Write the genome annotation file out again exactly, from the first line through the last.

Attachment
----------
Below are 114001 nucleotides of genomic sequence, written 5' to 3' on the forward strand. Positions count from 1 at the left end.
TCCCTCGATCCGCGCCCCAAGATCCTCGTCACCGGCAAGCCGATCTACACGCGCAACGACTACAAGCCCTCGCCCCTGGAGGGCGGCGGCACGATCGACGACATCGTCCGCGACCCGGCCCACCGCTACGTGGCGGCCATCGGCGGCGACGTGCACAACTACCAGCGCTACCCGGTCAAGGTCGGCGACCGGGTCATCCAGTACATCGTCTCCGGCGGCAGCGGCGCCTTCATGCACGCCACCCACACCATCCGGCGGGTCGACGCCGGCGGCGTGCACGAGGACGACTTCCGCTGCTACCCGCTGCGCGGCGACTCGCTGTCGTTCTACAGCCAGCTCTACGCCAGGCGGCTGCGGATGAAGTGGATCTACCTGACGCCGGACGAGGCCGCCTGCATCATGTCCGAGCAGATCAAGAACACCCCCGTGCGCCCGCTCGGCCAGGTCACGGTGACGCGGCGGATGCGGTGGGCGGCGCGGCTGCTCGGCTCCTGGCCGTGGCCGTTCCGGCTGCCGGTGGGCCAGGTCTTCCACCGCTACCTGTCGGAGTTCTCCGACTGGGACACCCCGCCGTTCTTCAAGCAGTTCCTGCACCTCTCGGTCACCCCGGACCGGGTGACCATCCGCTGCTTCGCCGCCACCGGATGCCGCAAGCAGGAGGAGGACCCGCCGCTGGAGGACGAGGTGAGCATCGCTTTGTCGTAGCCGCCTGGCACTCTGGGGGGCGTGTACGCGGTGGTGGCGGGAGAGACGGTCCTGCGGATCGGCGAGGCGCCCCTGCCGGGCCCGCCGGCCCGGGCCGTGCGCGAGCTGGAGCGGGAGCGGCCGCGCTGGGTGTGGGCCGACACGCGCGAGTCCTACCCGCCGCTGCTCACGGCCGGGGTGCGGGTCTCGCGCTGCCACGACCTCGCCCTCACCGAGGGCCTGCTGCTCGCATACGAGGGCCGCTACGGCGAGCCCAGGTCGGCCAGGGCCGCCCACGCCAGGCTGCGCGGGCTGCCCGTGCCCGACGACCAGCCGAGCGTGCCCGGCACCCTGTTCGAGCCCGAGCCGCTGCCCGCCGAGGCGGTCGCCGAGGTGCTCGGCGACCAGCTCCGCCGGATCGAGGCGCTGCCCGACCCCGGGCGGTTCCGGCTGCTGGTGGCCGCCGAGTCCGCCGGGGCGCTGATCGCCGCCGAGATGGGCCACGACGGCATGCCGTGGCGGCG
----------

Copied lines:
Below are 114001 nucleotides of genomic sequence, written 5' to 3' on the forward strand. Positions count from 1 at the left end.
TCCCTCGATCCGCGCCCCAAGATCCTCGTCACCGGCAAGCCGATCTACACGCGCAACGACTACAAGCCCTCGCCCCTGGAGGGCGGCGGCACGATCGACGACATCGTCCGCGACCCGGCCCACCGCTACGTGGCGGCCATCGGCGGCGACGTGCACAACTACCAGCGCTACCCGGTCAAGGTCGGCGACCGGGTCATCCAGTACATCGTCTCCGGCGGCAGCGGCGCCTTCATGCACGCCACCCACACCATCCGGCGGGTCGACGCCGGCGGCGTGCACGAGGACGACTTCCGCTGCTACCCGCTGCGCGGCGACTCGCTGTCGTTCTACAGCCAGCTCTACGCCAGGCGGCTGCGGATGAAGTGGATCTACCTGACGCCGGACGAGGCCGCCTGCATCATGTCCGAGCAGATCAAGAACACCCCCGTGCGCCCGCTCGGCCAGGTCACGGTGACGCGGCGGATGCGGTGGGCGGCGCGGCTGCTCGGCTCCTGGCCGTGGCCGTTCCGGCTGCCGGTGGGCCAGGTCTTCCACCGCTACCTGTCGGAGTTCTCCGACTGGGACACCCCGCCGTTCTTCAAGCAGTTCCTGCACCTCTCGGTCACCCCGGACCGGGTGACCATCCGCTGCTTCGCCGCCACCGGATGCCGCAAGCAGGAGGAGGACCCGCCGCTGGAGGACGAGGTGAGCATCGCTTTGTCGTAGCCGCCTGGCACTCTGGGGGGCGTGTACGCGGTGGTGGCGGGAGAGACGGTCCTGCGGATCGGCGAGGCGCCCCTGCCGGGCCCGCCGGCCCGGGCCGTGCGCGAGCTGGAGCGGGAGCGGCCGCGCTGGGTGTGGGCCGACACGCGCGAGTCCTACCCGCCGCTGCTCACGGCCGGGGTGCGGGTCTCGCGCTGCCACGACCTCGCCCTCACCGAGGGCCTGCTGCTCGCATACGAGGGCCGCTACGGCGAGCCCAGGTCGGCCAGGGCCGCCCACGCCAGGCTGCGCGGGCTGCCCGTGCCCGACGACCAGCCGAGCGTGCCCGGCACCCTGTTCGAGCCCGAGCCGCTGCCCGCCGAGGCGGTCGCCGAGGTGCTCGGCGACCAGCTCCGCCGGATCGAGGCGCTGCCCGACCCCGGGCGGTTCCGGCTGCTGGTGGCCGCCGAGTCCGCCGGGGCGCTGATCGCCGCCGAGATGGGCCACGACGGCATGCCGTGGCGGCG